The Summer of Love seems now more a celebration than protest. Stephen Stills points out that For What It's Worth was about police mistreatment of club goers in Hollywood's Sunset Strip. Something worth celebrating is how beautiful we are. That's the sort of celebration the Summer of Love was, but the painting it as narcissism misses the empathy and expressions of love. The point wasn't to appear beautiful, but to be beautiful.
In my own life the summer of 1970 was more significant than 1967. Personal circumstances, my age and location made it so, however there's a sturdy thread which connects my experience in 1970 backward to the Summer of Love. I was 15 in the summer of 1970. While my parents were attempting to resolve important family matters I was provided some measure of independence by being shunted off to various relatives in New Hampshire. I got a job at a county fair which lasted ten days or so making more money than I ever had.
It was the summer the Woodstock movie came out. I managed to buy The Beatles' Abbey Road and Crosby, Stills, Nach & Young's Dejavu and put them on the record player as often as I was able. I dreamed of forming a student union and planned an environmental movement at my school, and furiously wrote out my ideas in a spiral bound notebook. I was as awkward and shy then as I am now, and knew my being a leader was unlikely. Nevertheless, I earnestly believed that a with a change of mind young people could find a better way. I wanted to do my part.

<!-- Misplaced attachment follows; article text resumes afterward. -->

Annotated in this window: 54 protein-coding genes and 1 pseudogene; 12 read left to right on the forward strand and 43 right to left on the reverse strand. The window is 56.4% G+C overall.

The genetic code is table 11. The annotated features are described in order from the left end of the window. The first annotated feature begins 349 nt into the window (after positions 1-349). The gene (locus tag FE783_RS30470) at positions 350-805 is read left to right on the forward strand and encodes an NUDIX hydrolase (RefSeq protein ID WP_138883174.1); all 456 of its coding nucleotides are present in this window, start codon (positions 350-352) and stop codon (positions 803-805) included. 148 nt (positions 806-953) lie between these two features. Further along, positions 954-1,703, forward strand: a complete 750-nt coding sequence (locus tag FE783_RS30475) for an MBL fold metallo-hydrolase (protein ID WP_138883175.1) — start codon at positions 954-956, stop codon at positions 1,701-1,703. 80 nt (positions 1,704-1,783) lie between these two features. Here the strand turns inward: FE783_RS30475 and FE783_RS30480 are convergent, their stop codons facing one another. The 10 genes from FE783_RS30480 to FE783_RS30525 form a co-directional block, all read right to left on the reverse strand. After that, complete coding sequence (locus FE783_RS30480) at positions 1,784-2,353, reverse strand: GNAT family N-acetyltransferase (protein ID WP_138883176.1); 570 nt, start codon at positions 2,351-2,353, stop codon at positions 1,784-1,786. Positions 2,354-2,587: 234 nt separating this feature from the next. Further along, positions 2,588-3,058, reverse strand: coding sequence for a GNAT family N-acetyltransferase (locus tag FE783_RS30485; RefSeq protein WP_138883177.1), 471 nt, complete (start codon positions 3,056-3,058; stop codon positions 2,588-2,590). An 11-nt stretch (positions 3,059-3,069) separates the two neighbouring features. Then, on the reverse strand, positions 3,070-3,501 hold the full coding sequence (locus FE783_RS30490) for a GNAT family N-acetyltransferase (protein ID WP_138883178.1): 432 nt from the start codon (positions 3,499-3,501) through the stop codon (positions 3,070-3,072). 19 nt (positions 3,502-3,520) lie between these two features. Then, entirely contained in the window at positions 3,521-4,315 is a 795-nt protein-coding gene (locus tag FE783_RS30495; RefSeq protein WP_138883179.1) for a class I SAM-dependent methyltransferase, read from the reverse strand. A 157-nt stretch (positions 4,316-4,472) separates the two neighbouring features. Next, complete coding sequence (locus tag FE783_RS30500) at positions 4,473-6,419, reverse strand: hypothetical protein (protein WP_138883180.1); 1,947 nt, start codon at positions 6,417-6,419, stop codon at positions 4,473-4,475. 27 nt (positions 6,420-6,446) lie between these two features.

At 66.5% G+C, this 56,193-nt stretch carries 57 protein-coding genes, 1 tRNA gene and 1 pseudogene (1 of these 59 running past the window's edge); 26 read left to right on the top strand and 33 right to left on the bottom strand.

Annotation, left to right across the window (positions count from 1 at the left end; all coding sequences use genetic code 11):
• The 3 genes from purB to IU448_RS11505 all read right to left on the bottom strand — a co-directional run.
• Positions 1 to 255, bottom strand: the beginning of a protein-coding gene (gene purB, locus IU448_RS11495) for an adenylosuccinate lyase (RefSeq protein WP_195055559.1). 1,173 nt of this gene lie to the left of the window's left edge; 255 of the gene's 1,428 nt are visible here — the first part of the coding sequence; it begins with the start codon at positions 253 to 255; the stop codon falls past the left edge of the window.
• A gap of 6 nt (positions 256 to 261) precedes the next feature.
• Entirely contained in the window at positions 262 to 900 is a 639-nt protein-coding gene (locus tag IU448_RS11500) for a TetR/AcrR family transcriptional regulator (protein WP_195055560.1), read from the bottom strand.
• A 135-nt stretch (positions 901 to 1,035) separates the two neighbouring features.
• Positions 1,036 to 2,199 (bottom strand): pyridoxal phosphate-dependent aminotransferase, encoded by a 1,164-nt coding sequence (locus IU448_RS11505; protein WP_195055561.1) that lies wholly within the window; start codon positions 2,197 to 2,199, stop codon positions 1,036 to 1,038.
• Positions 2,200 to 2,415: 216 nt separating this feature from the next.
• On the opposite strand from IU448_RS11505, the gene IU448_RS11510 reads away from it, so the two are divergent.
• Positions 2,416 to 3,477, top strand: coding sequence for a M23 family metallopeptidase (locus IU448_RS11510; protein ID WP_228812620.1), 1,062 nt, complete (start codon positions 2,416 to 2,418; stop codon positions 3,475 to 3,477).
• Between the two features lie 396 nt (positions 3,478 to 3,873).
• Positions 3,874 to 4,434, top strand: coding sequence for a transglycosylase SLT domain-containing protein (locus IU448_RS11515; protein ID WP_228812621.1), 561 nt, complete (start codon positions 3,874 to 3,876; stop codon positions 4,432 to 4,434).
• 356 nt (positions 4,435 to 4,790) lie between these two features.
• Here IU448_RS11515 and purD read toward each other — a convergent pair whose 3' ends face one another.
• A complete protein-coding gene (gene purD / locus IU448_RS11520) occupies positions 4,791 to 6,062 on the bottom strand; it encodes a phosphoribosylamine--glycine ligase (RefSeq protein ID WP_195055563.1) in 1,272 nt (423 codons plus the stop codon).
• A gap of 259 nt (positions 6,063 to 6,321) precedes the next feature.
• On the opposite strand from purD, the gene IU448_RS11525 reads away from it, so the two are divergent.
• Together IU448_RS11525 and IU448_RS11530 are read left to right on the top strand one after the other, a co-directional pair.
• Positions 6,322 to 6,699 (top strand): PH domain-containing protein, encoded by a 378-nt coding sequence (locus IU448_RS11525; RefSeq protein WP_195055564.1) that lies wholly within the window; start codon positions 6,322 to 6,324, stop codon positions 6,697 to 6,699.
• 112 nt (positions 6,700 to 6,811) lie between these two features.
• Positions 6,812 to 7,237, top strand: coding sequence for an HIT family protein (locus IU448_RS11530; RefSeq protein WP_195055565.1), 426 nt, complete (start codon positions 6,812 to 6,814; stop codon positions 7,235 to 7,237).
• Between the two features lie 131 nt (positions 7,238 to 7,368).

At the time, bell-bottomed jeans seemed important to the cause. A pair of those and a Black Watch Pendleton shirt along with my two album purchases consumed my summer's earnings. I tried in vain to see Woodstock, but the movie was restricted. That fall I tried awfully hard to put some of my plans into action and I managed to see the movie.
In America we're anticipating the July 4th Independence Day celebrations. Freedom Day passed with the barest of mentions. With some of my friends we celebrated the summer solstice as is a long tradition. For reasons I can't quite draw out, I want to mark the 40th anniversary of the Summer of Love.
My friend pingting encourages me to make sure it's a multi-generational affair. He makes a good point. My fondest hope is that Baby Boomers might drop their cynicism and that we might open our stony hearts to experience the feeling that we can make the world better once again. We aren't kids like we were in 1967. There were so many of us and the giddy excitement that together we could create something good made quite an impression. The celebration shouldn't be a celebration of a generation, but rather celebrating life and love.